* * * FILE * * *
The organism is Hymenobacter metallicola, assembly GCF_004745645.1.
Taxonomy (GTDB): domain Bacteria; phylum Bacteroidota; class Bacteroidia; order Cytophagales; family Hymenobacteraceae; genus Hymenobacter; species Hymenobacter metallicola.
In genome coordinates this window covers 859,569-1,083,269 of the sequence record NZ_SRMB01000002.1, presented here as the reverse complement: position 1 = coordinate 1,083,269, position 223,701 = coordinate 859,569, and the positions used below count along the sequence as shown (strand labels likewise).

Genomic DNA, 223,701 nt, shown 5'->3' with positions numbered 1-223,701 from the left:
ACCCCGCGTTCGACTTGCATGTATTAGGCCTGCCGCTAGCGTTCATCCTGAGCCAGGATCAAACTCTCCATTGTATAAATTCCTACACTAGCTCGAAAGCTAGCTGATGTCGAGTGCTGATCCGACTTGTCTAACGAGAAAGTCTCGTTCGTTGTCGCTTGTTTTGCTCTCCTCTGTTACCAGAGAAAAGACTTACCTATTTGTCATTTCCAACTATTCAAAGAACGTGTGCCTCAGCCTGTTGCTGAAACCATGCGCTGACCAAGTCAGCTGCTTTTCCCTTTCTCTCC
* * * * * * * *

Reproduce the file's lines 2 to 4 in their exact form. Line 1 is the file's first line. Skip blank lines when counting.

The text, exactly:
Taxonomy (GTDB): domain Bacteria; phylum Bacteroidota; class Bacteroidia; order Cytophagales; family Hymenobacteraceae; genus Hymenobacter; species Hymenobacter metallicola.
In genome coordinates this window covers 859,569-1,083,269 of the sequence record NZ_SRMB01000002.1, presented here as the reverse complement: position 1 = coordinate 1,083,269, position 223,701 = coordinate 859,569, and the positions used below count along the sequence as shown (strand labels likewise).

Genomic DNA, 223,701 nt, shown 5'->3' with positions numbered 1-223,701 from the left: